However, you don’t need to let the ticking clock of impending foreclosure force you into selling your house for a lot less than it’s worth. In fact, unless you’ve left your sale until too late in the foreclosure timeline, there’s no reason potential buyers need to know that you’re in a tight financial spot and facing foreclosure at all.

“The fact that you’re selling a home that’s in foreclosure is not something you want to advertise, and there’s no need to disclose that. We just want to get you as much money out of the property as possible,” says Bethany Mendoza.

“It’s only when you’ve waited too long and you’re facing a hard sell by date due to impending foreclosure that you may need to mention it to push things along a little faster.”

The good news is that most buyer’s agents are not going to pull up the tax records to see if a home is flagged for foreclosure — which means they’ll never know that they’ve found you in financial straits resulting in lowball offers.

So if you’ve listed early enough, you don’t need to rush the sale. You’ll only need to offer a steep discount to speed up the sale if you’ve waited too long to list.

What about pursuing a short sale?

Homeowners who are behind on payments, out of work, and upside down in their mortgages may be eligible to do a short sale instead of foreclosure. In a short sale, you’re essentially asking the bank to let you sell your house for less than you owe on it and requesting that they forgive any loan amount that you still owe beyond the amount gained from the sale of the home.

“Of course, you need to talk this all over with your tax account, but in most cases it is far better to do a short sale as far as the debt forgiveness and your credit report,” advises Bethany Mendoza. “When you short sell a house, it’s recorded on your credit as paid for less than or settled. Your credit will bounce back a lot faster with a short sale on your report rather than if the property is foreclosed on.”

A short sale isn’t exactly a cakewalk, though.

For starters, any forgiven debt is considered taxable income, and that’s not all:

“Short sales can take longer and will be more expensive if you are using an attorney,” explains Justin Meyer, a real estate attorney licensed in Florida, New York, and New Jersey.

“Everything will need to be negotiated with the bank, including any money that you are taking out of the sale, if there is any. Depending on the bank, it can be an easy process or a difficult one.”

Your lender can make things difficult because when you short sell you essentially have to requalify with the bank to prove that you can no longer afford the house on your current income.

You’ll need to show the bank your financial statements that show that your hours were cut, or that you have lost, say, 40% of your income, and therefore can’t make your mortgage payments. The bank reviews those financial statements to determine if you qualify for that debt forgiveness.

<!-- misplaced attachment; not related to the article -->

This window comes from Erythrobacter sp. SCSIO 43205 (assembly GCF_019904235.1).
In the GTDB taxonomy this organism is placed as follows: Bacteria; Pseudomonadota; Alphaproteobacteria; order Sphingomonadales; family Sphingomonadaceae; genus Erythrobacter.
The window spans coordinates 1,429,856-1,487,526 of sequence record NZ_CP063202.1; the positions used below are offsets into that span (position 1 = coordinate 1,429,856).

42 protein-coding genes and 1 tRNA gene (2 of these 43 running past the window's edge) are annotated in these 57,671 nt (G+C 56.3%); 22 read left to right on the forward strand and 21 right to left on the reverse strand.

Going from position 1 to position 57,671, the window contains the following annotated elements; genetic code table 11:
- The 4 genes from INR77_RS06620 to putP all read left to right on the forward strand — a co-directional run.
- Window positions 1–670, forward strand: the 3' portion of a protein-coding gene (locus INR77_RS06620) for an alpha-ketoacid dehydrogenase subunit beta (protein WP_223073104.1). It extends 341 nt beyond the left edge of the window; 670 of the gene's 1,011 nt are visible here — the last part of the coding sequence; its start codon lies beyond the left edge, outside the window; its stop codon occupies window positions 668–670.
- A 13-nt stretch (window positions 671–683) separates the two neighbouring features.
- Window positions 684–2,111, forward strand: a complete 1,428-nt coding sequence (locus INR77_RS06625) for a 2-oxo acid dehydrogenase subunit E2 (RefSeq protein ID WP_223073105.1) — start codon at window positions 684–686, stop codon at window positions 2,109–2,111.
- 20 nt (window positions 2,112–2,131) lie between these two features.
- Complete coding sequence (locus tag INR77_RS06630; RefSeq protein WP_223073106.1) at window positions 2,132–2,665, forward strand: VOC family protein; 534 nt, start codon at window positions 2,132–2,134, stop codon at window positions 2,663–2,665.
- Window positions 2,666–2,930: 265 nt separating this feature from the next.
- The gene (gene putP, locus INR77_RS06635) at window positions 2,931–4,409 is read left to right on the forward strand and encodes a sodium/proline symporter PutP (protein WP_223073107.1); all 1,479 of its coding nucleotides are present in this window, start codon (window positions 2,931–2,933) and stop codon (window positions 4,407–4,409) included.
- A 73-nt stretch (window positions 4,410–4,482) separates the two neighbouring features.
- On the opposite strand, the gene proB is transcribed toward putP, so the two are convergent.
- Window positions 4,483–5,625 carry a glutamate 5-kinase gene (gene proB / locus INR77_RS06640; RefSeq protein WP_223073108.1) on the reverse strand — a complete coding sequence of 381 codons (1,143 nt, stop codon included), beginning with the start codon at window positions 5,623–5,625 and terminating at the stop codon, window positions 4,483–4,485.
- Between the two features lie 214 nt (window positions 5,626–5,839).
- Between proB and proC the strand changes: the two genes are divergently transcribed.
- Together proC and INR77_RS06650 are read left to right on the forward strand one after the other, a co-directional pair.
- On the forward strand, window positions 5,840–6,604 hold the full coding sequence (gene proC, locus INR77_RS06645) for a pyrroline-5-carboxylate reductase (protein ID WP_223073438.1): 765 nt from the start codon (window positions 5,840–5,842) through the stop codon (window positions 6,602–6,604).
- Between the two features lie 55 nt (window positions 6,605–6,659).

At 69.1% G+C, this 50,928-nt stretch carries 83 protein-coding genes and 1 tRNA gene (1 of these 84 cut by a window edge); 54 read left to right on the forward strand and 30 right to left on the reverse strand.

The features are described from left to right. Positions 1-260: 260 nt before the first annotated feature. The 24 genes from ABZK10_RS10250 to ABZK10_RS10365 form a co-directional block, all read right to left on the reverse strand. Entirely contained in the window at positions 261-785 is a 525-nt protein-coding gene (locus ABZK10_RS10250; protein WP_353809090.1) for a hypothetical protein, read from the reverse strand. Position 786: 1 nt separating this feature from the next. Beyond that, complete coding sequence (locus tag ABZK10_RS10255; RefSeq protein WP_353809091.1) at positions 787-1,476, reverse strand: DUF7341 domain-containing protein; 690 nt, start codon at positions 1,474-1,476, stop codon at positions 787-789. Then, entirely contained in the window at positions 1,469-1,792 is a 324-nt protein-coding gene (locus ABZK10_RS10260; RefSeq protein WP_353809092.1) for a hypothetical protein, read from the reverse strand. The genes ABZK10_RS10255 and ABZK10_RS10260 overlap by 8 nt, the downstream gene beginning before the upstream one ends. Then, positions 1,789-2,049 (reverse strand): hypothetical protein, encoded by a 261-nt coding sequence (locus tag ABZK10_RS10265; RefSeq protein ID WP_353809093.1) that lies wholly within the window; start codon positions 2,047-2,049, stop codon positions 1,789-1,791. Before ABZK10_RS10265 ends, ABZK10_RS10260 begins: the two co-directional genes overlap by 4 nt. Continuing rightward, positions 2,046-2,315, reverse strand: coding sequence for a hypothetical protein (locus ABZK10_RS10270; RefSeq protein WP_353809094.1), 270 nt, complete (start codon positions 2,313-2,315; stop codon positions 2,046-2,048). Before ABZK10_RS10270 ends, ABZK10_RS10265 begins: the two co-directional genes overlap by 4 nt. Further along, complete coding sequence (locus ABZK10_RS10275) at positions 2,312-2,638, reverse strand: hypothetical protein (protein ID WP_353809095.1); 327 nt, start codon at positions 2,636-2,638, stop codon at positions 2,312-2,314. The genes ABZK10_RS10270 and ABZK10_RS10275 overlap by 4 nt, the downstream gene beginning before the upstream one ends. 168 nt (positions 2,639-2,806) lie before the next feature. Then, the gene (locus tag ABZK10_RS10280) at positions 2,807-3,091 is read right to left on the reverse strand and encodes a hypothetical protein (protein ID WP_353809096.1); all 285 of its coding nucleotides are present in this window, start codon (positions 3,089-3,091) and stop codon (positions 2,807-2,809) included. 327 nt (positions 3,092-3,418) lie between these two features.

But you can get in serious trouble if your financial statements aren’t accurate.

“We had one individual that was hiding money and didn’t report it to the bank. They did get in trouble because they were not honest about their financials,” says Tony Mendoza.

A home that is in foreclosure and will be sold.
Source: (Pickawood / Unsplash)

What happens if your home is foreclosed on?

“A lot of people are embarrassed to reach out for help when they’re facing foreclosure. Many people move out of their homes in the middle of the night because they think the sheriff is going to come escort them out of the property. That does not happen,” explains Bethany Mendoza.

“When the mortgage company is ready to foreclose on your house, the bank will send an agent to offer you relocation help and to get you moved out of the house. The only reason that a sheriff gets involved is if you fight the bank. As long as you’re working with the bank that’s not going to happen. So there’s no reason to be scared or ashamed.”

Traditionally, once a bank forecloses, the house goes to the courthouse steps to be sold at auction. However, it takes about six to seven months for the bank to actually foreclose on you, which gives you time to sell if you know that you can no longer afford to keep your home.

So oftentimes there’s no need to ever get to those courthouse steps — especially if you have already built up equity in your home.

“It’s definitely better for a homeowner facing foreclosure to sell and walk away with money versus accepting cash for the keys from your lender, which is only a couple thousand dollars to help them relocate—if they even offer that,” says Tony Mendoza.

It’s easy to get emotional when faced with selling a house you worked so hard to buy in the first place, but what you have to remember is that this is just a business decision.

Facing foreclosure? Don’t wait. Act now.

Don’t let panic force you into procrastination that puts off dealing with foreclosure until the last minute. If you face it head on, you can increase your chances of selling this house while it’s still rightfully in your possession.

“In this current housing market, almost every homeowner has equity. So, don’t be in denial and go into foreclosure. That just gives your equity back to the bank,” explains Bethany Mendoza.

“If you hit the point where you’re 60 days behind and you know you can’t catch up, call a real estate agent, get the house on the market, and get as much money out of it as you can.”

Header Image Source: (Steve Johnson / Pexels)